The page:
A Virtual Voyage To Learn About Ocean Plastic Pollution.

I was delighted to take part in the virtual voyage with eXXpedition on leg 2 to Fiji which took place from 5th-18th of February 2021. Having been selected to be one of the 300 crew members out of the 10,000 people that applied I knew this adventure was going to be an exciting one. The voyage was designed to sail 38,000 nautical miles through some of the densest plastic accumulation zones to tackle the devastating environmental and health impacts of single-use plastic and toxics in the world’s oceans.

The plastic crisis comes up time and time again with our Meaningful Recruitment clients as we work with organisations that are B Corps & also Social Responsibility focused companies so plastic pollution is regularly discussed. I've also given speeches on 'How we can all contribute to something meaningful & get out of our comfort zones' to make a difference in our world. So, I didn't hesitate when I was given an opportunity to get out of my comfort zone and learn more about this hot topic of today by joining the Round The World Voyage.

My original plan was to join the crew and set sail in May 2020 on leg 12 for 7 days from Fiji to Vanuatu , however, the pandemic set in with 8 of the 30 legs completed. S.V. TravelEdge had sailed 10,330 miles from the UK to the South Pacific sailing across two of the world’s ocean gyres and ended up being safely moored in Tahiti. COVID-19 was declared a pandemic and the widespread closure of borders ensued with global air transportation descending into chaos.

Emily Penn and her eXXpedition team are not ones to give up and they soon came up with a new plan for 2021. It would really have been amazing to have completed the voyage in person but connecting virtually was the only way forward and I if I'm honest, I had a wonderful adventure with my 12 other crew members! It was as good as it could have been all considered.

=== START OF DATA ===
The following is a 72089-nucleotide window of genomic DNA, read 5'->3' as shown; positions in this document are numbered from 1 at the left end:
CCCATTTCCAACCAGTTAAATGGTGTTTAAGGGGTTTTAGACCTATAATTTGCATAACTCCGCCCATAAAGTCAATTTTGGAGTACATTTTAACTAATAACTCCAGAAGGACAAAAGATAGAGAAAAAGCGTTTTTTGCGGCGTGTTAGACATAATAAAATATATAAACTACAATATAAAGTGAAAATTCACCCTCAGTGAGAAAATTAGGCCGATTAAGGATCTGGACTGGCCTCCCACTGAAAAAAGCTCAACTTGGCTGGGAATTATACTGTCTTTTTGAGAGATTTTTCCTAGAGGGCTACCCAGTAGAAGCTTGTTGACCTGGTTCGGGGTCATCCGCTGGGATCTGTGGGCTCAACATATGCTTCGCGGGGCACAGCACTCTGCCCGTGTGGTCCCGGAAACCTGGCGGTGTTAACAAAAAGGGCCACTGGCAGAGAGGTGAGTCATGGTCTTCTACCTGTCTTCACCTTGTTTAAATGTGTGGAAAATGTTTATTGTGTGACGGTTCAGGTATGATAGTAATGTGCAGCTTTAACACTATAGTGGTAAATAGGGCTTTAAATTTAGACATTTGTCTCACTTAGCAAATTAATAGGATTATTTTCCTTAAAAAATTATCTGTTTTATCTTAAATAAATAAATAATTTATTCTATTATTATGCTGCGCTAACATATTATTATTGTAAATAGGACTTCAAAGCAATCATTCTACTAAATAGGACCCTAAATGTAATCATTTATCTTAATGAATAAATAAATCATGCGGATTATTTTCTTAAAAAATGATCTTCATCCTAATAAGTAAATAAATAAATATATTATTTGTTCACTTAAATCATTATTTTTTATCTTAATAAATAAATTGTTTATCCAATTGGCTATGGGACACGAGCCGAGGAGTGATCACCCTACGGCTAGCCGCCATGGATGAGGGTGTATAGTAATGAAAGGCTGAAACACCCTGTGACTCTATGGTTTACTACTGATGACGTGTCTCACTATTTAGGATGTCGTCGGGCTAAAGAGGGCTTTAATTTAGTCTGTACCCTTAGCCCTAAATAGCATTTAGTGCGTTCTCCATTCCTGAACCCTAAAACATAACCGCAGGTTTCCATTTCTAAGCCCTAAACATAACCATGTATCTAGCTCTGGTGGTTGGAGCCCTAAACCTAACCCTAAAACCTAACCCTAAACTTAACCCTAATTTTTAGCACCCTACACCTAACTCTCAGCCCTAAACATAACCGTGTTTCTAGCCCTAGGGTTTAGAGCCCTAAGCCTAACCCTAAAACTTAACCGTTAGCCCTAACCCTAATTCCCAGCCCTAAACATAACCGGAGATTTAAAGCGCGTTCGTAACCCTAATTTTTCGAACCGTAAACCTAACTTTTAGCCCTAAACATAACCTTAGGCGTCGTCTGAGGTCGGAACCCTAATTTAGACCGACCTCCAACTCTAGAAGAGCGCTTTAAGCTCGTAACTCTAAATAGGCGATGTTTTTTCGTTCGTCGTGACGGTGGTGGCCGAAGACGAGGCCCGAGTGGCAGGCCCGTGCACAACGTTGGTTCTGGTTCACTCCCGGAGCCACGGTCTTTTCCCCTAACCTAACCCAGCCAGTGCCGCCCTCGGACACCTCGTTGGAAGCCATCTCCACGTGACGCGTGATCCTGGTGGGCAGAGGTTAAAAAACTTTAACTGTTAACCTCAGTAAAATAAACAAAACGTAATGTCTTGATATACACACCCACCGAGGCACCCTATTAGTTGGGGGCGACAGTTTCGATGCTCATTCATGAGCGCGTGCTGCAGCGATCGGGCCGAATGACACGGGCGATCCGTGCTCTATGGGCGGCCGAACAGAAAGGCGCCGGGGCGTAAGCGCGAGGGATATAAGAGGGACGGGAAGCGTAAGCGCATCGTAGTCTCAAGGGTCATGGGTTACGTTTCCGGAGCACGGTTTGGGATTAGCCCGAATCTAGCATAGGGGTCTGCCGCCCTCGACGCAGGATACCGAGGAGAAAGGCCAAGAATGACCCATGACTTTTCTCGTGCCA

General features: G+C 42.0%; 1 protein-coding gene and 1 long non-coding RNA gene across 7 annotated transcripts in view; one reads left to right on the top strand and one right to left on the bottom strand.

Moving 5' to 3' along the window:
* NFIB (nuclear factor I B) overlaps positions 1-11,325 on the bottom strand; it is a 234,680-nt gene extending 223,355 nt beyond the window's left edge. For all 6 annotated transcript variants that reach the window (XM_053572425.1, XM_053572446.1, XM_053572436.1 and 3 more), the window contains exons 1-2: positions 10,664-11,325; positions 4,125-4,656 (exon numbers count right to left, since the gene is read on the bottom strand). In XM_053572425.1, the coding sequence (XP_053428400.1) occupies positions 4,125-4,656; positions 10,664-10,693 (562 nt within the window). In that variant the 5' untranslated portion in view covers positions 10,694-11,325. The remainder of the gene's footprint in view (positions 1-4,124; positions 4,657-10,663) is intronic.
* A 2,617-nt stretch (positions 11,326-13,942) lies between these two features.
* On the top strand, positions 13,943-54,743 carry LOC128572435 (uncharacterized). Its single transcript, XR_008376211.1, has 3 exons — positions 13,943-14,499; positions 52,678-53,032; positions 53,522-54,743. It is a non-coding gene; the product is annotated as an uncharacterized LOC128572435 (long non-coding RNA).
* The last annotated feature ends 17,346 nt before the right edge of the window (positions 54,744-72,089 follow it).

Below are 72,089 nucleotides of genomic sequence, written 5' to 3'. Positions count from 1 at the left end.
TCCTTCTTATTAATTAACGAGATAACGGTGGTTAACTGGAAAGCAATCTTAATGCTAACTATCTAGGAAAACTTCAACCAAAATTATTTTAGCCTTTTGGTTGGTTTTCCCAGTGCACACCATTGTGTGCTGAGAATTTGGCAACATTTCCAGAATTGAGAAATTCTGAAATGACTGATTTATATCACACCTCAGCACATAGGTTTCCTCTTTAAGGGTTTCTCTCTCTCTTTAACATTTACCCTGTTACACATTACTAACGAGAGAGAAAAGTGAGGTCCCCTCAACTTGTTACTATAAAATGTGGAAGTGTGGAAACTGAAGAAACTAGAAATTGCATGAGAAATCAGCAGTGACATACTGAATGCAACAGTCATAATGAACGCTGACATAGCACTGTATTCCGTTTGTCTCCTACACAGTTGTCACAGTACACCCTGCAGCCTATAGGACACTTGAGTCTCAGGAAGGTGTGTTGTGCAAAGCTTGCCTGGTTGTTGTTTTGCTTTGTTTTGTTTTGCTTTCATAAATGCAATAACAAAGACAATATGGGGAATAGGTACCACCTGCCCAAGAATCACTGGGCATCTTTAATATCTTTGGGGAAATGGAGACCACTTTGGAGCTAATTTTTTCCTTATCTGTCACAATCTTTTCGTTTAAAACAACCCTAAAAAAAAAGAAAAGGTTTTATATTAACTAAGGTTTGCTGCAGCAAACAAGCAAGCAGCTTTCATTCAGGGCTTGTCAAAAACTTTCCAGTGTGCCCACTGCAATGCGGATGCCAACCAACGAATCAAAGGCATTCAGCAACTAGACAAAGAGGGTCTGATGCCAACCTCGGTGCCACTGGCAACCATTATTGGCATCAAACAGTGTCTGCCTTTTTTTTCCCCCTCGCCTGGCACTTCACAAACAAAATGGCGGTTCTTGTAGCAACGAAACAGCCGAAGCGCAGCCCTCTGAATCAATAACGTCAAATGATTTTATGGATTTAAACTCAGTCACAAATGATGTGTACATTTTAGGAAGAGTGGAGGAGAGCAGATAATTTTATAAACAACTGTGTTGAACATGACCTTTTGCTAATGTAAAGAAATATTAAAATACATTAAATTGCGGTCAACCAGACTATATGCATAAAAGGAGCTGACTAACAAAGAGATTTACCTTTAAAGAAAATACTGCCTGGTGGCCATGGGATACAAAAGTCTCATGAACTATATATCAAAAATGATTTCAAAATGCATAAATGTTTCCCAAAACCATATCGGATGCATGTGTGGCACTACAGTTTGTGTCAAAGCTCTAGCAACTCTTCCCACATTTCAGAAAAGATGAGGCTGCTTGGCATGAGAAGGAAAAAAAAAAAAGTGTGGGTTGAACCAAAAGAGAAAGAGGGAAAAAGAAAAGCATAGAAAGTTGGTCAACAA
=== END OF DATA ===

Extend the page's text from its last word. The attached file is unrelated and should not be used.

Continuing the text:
The voyage took place over 2 weeks and I joined other crew members from all over the world from Australia, Singapore, USA, Austria, Turkey, UK & Germany. There was lots of information to process and I'm looking forward to sharing it with you via a website called PlasticWize which will be 'live' very soon at www.plasticwize.co.uk. So for now, here's a taste of what happened:-

I took part in some land based citizen science along with my crew and we logged debris and plastic waste via a Marine Tracking App which generated some fascinating data. A huge amount of plastic litter was collected with the main items being cigarette butts which you can see in the picture below.

Many people are unaware that cigarette butts have plastic in them. Literally trillions of cigarette butts are thrown down storm drains or on the pavement littering the environment every year, where they leach nicotine and heavy metals before turning into microplastic pollution. You can learn more in this article from the National Geographic by clicking here .

I also learned a huge amount about the science results and saw the different samples that were taken from 3 different parts of the water column. You can see in the attached photo the various sizes and types of plastic that were found in some samples on a previous leg from S.V. TravelEdge.

(photo credits Eleanor Church) .

The research conducted during the mission at sea was designed to advance a better understanding of the plastics issue as a whole and to work with industry to pinpoint solutions and policy at a global level by addressing knowledge-gaps and delivering evidence to inform effective solutions.

During Leg 1-8 of the sea voyages a total of 261 samples were collected at different levels of the water column as you can see below:-

95 SURFACE MANTA TRAWLS were done to examine the abundance, distribution and polymer composition of plastics in surface waters.

60 COASTAL SEDIMENT SAMPLES were taken to test the hypothesis that sediments are a ‘sink’ for microplastics and to determine the abundance and polymer composition.

96 SUBSURFACE NISKIN samples were taken to study the composition and distribution of different plastic polymer types within the upper ocean, which is currently a data deficient topic.

10 AIR SAMPLES were also taken to determine the threats of airborne microplastics in remote oceanic locations and the potential of wind as a vector for microplastic contamination.